David Bailey is an iconic British fashion and portrait photographer. His first photograph was published in Vogue in 1960, and today, he is 72 years old and still going strong. His career has spanned five decades, including work for almost every major fashion publication (British, American and Italian Vogue, Harper’s Bazaar, and GQ, just to name a few), respected portrait and documentary photography, directing commercials, and directing and producing documentaries. He has had numerous exhibitions and awards and has published 23 books.
Bailey’s career thrived during the “Swingin’ Sixties” in London and he is most well-known for his photographs produced during this time, notably those of icons such as Twiggy, Jean Shrimpton, Mia Farrow, The Beatles and Mick Jagger. He was one of the first “celebrity photographers” and he became almost as famous for his personal life as for his work. He had a fresh and irreverent approach to fashion photography and stirred up the fashion department at Vogue, where the implicit sexuality in his photographs was at odds with the polished, “Society girl” aesthetic of the day. He once said, “A Bailey woman has a distinct look. A Bailey woman is a real woman of flesh and blood and sex.”
Bailey’s style has remained consistent over the years. “I’ve always tried to do pictures that don’t date,” he says. “I always go for simplicity.” His style is simple and dramatic. In his portrait photography, the subject is the most important thing to him. "The pictures I take are simple and direct and about the person I'm photographing and not about me. I spend more time talking to the person than I do taking pictures. The pictures are over in minutes. I've had models cry because they think they're no good, because I've only done one roll. They'll say, "What's wrong?" and I say, "Nothing's wrong. We got it." I don't care about composition or anything like that. I just want the emotion of the person in the picture to come across.... to get something from that person."
In the past 50 years Bailey has held steadfast to the way in which he take pictures: Black-and-white, minimalist, very graphic with high contrasts between lighter and darker tones. He has shot on a variety of formats. "I take the same approach today as I did when I started. I've always hated silly pictures and gimmicks."
“This sounds conceited, but I think one of the reasons I didn't go out of fashion is because I was never fashionable. I never really had a "style." My pictures are not about a technique. I take the same picture now that I did in '60. I have stuck to my guns... I have always tried to make women look beautiful… Fashion, beauty is aspirational.”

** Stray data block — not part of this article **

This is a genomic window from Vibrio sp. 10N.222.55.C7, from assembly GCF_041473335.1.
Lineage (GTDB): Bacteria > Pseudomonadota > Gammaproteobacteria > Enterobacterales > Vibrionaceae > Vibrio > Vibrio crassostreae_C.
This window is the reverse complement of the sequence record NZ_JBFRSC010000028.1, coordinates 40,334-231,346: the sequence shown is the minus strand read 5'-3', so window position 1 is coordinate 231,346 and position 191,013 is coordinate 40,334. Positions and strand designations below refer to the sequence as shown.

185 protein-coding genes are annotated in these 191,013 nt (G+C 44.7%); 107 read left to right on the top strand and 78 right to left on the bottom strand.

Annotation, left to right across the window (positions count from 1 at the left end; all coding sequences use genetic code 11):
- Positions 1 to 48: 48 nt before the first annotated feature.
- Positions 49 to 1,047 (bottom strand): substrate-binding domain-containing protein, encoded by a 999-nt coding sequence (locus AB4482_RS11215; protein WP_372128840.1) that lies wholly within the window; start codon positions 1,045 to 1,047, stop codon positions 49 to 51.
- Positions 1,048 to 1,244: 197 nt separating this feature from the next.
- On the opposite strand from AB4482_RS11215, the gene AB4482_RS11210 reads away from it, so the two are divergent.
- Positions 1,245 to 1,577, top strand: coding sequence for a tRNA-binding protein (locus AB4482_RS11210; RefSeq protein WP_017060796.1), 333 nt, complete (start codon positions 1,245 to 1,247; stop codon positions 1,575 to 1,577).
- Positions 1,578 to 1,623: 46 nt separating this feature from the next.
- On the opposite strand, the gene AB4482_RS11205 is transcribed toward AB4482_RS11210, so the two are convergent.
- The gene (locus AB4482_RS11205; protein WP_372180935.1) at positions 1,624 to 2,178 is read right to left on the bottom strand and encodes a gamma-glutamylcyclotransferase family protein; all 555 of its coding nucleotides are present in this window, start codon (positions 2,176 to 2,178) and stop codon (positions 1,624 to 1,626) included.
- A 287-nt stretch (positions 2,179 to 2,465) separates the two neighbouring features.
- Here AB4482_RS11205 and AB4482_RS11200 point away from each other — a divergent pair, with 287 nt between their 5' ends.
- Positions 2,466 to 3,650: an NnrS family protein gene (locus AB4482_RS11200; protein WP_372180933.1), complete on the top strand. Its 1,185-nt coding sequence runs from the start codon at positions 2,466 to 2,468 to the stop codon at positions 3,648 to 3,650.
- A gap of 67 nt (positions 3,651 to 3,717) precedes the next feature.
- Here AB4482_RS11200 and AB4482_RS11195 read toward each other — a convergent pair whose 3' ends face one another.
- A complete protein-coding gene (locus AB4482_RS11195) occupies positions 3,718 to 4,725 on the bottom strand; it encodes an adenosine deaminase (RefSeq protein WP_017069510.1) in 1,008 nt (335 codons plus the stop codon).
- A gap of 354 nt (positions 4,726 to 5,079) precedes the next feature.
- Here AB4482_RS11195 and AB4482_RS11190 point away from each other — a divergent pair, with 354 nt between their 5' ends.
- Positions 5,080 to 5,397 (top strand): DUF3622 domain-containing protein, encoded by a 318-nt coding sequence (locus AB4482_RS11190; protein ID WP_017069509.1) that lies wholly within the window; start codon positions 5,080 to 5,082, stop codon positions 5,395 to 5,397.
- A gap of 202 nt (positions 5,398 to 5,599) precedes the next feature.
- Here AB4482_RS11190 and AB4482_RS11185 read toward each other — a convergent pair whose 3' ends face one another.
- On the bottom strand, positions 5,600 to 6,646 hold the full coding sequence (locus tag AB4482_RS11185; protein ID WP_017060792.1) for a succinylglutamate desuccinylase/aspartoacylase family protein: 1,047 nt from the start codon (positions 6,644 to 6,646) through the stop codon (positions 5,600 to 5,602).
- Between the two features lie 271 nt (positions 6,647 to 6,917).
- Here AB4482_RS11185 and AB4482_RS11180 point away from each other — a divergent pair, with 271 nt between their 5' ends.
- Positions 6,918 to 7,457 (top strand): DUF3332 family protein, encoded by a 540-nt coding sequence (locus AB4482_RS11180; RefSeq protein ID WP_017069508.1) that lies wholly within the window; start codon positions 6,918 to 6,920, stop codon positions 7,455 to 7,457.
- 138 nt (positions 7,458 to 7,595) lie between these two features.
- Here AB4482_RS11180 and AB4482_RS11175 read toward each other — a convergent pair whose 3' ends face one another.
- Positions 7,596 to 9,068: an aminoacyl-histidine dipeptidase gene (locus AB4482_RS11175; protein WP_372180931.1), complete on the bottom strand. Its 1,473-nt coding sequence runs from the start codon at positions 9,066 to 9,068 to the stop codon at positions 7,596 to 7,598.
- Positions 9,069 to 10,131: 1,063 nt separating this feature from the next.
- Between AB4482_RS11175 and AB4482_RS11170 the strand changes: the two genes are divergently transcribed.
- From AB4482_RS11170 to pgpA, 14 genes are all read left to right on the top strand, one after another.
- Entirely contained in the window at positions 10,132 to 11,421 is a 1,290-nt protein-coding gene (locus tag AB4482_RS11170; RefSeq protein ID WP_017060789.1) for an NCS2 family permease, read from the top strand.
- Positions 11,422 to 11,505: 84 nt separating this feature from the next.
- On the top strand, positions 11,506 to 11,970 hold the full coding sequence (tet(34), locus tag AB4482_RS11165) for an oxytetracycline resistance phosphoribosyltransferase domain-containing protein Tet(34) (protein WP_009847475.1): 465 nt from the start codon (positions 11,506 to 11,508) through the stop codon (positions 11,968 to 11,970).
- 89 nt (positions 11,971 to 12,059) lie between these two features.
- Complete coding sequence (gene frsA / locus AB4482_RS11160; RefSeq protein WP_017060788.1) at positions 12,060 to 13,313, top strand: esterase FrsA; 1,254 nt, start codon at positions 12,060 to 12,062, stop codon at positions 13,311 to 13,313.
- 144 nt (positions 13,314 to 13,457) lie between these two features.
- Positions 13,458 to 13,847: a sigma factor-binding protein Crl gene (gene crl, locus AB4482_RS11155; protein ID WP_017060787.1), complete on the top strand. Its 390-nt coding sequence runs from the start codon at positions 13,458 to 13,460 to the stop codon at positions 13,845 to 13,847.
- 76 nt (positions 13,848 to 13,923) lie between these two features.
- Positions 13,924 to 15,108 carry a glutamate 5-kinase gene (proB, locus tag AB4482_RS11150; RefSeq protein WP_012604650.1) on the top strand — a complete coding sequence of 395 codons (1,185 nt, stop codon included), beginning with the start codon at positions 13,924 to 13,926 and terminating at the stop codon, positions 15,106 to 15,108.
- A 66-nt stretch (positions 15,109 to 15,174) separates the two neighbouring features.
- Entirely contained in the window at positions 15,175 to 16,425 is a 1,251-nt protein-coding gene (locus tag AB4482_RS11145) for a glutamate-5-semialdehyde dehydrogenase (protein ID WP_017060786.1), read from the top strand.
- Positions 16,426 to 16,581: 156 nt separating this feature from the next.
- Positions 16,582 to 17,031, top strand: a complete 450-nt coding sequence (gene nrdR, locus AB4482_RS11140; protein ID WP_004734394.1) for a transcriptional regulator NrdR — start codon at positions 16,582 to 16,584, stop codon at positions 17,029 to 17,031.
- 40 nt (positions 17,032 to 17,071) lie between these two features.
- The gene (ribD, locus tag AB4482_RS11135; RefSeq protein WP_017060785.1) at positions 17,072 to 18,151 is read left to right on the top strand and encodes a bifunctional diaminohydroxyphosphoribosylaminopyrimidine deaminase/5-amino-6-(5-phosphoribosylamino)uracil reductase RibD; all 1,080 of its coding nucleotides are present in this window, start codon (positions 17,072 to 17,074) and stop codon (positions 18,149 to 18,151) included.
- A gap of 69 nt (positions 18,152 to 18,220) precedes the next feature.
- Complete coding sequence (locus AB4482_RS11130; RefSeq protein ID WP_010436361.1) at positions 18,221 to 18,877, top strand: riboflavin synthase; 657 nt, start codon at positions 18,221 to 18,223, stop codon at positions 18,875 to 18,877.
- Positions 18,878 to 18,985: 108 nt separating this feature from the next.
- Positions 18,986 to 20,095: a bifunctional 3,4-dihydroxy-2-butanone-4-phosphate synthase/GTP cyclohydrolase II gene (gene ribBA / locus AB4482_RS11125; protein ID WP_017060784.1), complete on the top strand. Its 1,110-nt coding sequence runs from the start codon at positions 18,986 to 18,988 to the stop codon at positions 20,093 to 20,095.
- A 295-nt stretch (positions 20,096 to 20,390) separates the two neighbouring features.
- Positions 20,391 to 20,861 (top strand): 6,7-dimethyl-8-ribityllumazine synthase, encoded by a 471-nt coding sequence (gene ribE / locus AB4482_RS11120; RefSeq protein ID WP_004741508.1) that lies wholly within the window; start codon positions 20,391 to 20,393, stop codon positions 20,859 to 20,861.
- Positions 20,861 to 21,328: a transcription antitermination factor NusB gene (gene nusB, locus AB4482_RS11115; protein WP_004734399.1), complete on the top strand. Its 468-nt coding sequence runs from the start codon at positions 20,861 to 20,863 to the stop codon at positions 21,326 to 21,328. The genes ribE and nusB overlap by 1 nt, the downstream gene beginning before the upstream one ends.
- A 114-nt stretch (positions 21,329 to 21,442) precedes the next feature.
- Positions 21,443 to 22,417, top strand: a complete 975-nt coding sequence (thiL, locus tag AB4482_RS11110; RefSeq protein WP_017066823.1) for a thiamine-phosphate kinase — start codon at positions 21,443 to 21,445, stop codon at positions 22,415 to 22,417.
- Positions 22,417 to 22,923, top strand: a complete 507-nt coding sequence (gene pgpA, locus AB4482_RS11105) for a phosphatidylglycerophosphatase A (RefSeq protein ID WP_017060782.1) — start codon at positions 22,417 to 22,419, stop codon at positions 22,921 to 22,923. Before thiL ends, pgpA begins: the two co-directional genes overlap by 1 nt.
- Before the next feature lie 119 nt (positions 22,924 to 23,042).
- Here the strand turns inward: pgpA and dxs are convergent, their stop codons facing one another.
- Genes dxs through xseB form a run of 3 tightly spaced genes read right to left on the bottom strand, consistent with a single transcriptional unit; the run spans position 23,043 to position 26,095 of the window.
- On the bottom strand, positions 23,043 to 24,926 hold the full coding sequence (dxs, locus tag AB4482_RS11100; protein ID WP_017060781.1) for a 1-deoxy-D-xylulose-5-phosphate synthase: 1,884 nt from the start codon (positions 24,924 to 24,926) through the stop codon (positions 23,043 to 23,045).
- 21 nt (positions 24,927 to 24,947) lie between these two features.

Jean Shrimpton, 1962
This is one of my favorite Bailey photographs. Jean Shrimpton is often referred to as the “world’s first supermodel”. Shrimpton and Bailey met in the early ‘60’s and jump-started each other’s careers, becoming one of the most famous model-photographer duos in fashion photography ever. They became personally involved and had a four year relationship and he shot countless beautiful images of her. Personally, I love this photo because of how effortlessly glamorous it feels. It seems as if Shrimpton was just captured walking down the street, in downtown New York, being young and beautiful and fashionable and carefree. I personally have a thing for reflections in photographs, so I love how her silhouette is captured in the puddle, making the photo so much more interesting and dynamic. The picture has great leading lines in the sidewalk and natural framing for the silhouette by the buildings.
Catherine Deneuve, 1967
This portrait of Catherine Deneuve, the stunning French actress (and Bailey’s second wife!), is one of his most well-known photographs. This photo is really indicative of Bailey’s style – black & white, minimalistic, and high contrast – and the viewer is drawn in immediately to the subject, most especially, her eyes. I like this photo because of the wonderful composition and framing – the curves of the flamingo and Deneuve’s head give it such a nice “flow.” I also like the juxtaposition between the absurdity of the photograph and the simplicity of it. Even though there’s a flamingo in the frame (which adds a sense of fun and playfulness, important in fashion photography), there’s never any doubt that Deneuve is the subject of this photo. This picture just has a great 60’s fashion vibe to it. It’s fun and classic. I would hang it on my wall.
Mick Jagger, 1964
I am fascinated by this photo of Mick Jagger by Bailey and can’t stop looking at it. This photo really showcases Bailey’s talent for portraiture and capturing his subject. When I first saw this photo, I didn’t even recognize that it was Mick Jagger, but found myself thinking, “What an interesting boy he looks like, I’d like to know him.” Despite the fur hood that takes over the photograph a bit, the viewer is still drawn right away to the subject’s eyes, which have a bit of a “little boy lost” look in them (and also his lips, which look luscious!) The tight framing works well here and the high contrast gives a very dramatic feel. For a rockstar as huge as Mick Jagger, who has had thousands of photographs taken of him over decades, this image still feels entirely unique. The vulnerability captured here is my favorite thing about the photograph.